Could you imagine asking college students this kind of thing today?

Elon College's Application, 1913: Have You Read Any Homer?

...In 1913, Elon College asked applicants point blank: How much do you know? The application requests little biographical information, instead asking prospective students to detail their training in several subdisciplines—including Cicero, Greek history, and French literature.

There is a decided liberal-arts bent to the categories—studied much Xenophon lately?—reflecting the Classical education of the era. Though many colleges, including Elon, were introducing more courses in the social sciences, this application reflects a lingering fidelity to the Classics.

The maze of disciplines listed also speaks to a lack of standardization, one that plagued college admissions at the turn of the 20th century. "Every college loved to have its own independence to say this is what students should know coming in," says Harold S. Wechsler, professor of Jewish education and educational history at New York University. "The big occupation before 1920 was trying to figure out how to standardize things so the high schools and private prep schools wouldn’t go crazy."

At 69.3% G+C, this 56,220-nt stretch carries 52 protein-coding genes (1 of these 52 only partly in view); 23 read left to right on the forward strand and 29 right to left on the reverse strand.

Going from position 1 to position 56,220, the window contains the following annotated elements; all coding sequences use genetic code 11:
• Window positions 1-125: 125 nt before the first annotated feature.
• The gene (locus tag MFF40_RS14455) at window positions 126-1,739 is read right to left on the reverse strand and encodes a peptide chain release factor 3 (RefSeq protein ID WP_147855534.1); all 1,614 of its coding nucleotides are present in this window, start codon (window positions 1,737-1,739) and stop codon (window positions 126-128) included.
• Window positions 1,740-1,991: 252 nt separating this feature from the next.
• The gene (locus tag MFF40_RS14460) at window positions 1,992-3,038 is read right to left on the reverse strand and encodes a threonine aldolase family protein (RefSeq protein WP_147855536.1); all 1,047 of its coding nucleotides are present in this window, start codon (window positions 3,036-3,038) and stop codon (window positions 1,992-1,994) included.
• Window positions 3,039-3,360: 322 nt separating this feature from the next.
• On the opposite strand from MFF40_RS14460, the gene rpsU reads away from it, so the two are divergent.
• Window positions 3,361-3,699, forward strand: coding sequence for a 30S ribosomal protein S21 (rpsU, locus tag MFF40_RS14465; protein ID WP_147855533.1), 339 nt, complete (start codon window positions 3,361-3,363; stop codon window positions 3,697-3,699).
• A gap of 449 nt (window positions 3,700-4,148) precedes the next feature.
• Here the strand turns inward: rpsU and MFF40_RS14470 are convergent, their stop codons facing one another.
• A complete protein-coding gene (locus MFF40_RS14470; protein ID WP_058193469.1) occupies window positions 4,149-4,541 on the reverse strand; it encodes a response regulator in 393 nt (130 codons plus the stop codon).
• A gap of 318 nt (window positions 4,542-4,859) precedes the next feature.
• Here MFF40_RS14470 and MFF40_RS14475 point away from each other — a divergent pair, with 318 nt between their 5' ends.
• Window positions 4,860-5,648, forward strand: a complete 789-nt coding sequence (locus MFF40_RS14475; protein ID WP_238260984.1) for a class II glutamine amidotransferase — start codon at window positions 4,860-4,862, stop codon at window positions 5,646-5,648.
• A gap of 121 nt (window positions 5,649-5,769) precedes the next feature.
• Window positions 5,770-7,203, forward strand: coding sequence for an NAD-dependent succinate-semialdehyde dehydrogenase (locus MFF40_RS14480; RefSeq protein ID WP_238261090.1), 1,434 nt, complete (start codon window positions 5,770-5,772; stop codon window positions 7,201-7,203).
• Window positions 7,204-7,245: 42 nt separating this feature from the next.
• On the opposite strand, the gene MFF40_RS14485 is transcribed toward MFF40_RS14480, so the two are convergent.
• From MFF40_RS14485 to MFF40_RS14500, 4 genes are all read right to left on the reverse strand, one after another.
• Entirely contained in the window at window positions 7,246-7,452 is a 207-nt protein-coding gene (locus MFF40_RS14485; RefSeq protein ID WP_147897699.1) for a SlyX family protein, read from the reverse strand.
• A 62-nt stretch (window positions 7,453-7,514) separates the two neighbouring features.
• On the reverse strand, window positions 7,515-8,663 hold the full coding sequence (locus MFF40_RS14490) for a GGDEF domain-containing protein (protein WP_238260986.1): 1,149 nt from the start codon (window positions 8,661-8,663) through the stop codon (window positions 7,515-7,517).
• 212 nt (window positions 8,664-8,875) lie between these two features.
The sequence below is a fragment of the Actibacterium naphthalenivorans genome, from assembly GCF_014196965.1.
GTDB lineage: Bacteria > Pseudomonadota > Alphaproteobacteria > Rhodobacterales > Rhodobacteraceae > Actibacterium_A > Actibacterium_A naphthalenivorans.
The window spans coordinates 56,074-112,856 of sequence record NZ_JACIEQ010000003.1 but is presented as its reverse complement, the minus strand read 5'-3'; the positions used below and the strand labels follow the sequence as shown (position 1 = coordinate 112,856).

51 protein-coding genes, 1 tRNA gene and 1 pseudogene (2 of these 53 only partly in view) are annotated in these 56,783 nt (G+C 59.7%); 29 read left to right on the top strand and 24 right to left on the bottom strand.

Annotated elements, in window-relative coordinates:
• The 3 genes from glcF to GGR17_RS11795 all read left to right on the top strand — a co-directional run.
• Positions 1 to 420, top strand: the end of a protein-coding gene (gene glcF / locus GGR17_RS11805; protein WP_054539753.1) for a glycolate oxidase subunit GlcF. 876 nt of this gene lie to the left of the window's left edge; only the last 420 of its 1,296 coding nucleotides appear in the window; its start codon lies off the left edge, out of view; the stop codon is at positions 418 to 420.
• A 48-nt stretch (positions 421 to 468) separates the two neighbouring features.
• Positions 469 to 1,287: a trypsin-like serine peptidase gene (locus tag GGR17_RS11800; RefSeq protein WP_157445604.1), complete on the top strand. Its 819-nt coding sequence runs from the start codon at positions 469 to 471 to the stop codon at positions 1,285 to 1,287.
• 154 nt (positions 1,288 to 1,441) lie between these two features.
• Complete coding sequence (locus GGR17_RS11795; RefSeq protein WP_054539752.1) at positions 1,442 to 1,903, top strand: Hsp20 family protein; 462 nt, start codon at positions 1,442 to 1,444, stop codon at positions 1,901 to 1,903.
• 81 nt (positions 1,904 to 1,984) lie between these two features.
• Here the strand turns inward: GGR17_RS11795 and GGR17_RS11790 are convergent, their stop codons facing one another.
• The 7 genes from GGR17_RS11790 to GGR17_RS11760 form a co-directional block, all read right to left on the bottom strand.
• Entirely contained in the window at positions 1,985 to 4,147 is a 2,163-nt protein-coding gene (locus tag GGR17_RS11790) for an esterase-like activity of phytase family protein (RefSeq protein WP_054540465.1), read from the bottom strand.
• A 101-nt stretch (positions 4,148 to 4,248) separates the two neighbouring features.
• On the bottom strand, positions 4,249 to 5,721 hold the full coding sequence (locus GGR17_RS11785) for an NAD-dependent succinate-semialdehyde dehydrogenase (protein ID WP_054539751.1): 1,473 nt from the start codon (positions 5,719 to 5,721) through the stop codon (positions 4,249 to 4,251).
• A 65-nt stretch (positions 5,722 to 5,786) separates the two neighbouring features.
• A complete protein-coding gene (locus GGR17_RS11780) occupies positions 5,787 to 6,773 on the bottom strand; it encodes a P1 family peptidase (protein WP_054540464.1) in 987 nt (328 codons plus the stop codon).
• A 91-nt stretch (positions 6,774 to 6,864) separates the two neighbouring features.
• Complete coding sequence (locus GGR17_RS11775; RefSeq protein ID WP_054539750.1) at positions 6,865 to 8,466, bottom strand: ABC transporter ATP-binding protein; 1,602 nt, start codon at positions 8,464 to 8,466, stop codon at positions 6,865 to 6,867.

In the late 19th-century, Midwestern land-grant colleges began to eschew entrance examinations in favor of a certificate system that relied on partner high schools to guarantee their graduates were prepared for college coursework, according to Mr. Wechsler. There is no mention of a certificate system in the Elon College catalogs of the time, but there are signs of a warming attitude toward high-school education. The 1913 version, for instance, is the first to note that students "from accredited high schools" do not have to take entrance examinations before beginning their studies.